“A memoir from a man who helped transform The Wall Street Journal from a local newspaper to a global operation.. . . Throughout the book, Phillips looks at his part in shaping the Journal’s news and editorial coverage, and these sections provide insight into his highly successful methods. The author includes many anecdotes culled from his diaries, some very funny, which illustrate the variegated aspects of his life and the people who shared in it.. . . A well-rounded autobiography about the journalism industry and the people who shaped the news over the past 50 years.”
“The sections about the rise of the Wall Street Journal's quality and influence are fascinating - for journalists and non-journalists alike.”
”Phillips provides an arresting retrospective on modern world history that general readers will find informative and delightful.”
About the Book
When Warren Phillips was eleven years old, his father took him on a guided tour of the New York Daily News, where he got his first look at the frenzied yet surprisingly ordered and controlled world of newspaper publishing. He saw everything from the industrial printing presses churning out newspapers at astonishing speeds to reporters hunched over their typewriters, writing the very stories those presses would be producing within hoursor even minutes. Phillips was hooked. He knew exactly what he wanted to do with his life.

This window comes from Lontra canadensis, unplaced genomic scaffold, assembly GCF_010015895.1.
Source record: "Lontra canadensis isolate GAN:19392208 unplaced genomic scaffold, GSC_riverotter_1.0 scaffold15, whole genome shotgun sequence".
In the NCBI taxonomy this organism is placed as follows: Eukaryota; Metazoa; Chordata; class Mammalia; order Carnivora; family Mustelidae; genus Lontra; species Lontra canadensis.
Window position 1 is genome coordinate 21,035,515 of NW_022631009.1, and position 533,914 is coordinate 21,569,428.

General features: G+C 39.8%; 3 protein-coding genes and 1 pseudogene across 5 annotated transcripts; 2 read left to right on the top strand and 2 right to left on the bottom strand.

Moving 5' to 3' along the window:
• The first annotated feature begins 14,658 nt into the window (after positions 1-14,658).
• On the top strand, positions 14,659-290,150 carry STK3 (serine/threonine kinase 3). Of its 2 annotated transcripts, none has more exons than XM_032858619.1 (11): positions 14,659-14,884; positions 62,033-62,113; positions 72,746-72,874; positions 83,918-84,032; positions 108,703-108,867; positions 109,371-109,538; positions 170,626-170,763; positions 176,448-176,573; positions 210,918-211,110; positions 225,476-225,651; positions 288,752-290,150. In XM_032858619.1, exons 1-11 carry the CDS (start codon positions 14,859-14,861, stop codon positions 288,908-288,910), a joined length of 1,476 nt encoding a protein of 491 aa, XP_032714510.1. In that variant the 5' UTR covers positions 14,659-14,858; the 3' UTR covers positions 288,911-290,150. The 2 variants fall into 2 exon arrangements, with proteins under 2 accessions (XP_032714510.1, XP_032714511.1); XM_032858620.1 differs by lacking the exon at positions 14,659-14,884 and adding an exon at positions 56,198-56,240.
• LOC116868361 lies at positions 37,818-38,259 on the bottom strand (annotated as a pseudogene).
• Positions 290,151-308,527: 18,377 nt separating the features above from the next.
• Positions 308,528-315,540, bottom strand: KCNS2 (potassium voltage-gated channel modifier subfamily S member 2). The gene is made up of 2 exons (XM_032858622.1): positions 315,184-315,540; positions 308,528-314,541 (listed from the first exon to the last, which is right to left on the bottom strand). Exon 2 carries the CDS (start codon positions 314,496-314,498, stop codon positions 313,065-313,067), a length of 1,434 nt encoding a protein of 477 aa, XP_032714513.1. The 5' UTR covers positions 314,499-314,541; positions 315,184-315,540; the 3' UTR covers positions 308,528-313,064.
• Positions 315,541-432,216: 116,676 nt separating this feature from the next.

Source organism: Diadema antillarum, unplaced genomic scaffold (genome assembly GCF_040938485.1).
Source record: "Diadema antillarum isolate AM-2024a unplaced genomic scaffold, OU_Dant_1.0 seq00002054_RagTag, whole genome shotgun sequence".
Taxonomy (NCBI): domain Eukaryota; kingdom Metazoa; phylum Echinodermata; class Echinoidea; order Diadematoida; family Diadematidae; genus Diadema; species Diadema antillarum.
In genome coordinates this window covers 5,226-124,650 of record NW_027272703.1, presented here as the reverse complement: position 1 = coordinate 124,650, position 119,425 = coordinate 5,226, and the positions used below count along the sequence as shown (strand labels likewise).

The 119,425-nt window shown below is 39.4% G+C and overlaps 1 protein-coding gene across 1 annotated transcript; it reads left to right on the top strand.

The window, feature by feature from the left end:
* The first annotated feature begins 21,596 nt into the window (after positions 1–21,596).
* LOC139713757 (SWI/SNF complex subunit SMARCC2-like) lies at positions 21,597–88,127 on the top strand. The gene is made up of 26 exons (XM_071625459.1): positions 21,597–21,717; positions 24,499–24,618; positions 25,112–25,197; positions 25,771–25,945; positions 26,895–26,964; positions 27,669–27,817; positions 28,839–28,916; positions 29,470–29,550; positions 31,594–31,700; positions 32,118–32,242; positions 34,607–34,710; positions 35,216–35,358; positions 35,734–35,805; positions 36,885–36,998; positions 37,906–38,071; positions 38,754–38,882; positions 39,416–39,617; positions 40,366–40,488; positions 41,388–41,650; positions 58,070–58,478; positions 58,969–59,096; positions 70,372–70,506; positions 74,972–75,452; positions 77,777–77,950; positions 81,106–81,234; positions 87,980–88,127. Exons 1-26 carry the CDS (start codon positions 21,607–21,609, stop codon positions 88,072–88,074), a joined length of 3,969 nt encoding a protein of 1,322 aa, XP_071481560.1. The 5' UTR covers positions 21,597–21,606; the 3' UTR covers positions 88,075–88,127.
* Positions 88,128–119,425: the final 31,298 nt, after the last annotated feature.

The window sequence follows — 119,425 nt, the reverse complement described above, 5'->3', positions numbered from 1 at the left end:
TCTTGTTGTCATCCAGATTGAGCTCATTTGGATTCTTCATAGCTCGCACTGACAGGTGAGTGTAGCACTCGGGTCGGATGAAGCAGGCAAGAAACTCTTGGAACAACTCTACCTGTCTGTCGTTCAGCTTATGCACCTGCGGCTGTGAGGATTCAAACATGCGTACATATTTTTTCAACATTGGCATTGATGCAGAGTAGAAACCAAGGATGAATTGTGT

Newspaperman tells the story of how an immigrant’s shy son from Queens, New York, rose to the top of his industry powered by little more than passion, brains, and hard work. Phillips began his career working as a copyboy for the New York Herald Tribune for sixteen dollars a weekand ended it as publisher of The Wall Street Journal and CEO of its parent corporation, Dow Jones & Company.
The life story of Warren Phillips is the story of the American newspaper business. Here, the details of his vast experience come together to create a broad picture of the newspaper business revealing how news is discovered, reported, edited, published, and disseminated. Sharing vivid tales of working as a reporter around the world and describing the many colorful characters he meets along the way, Phillips provides a level of insight that only a leading figure in the industry could offer.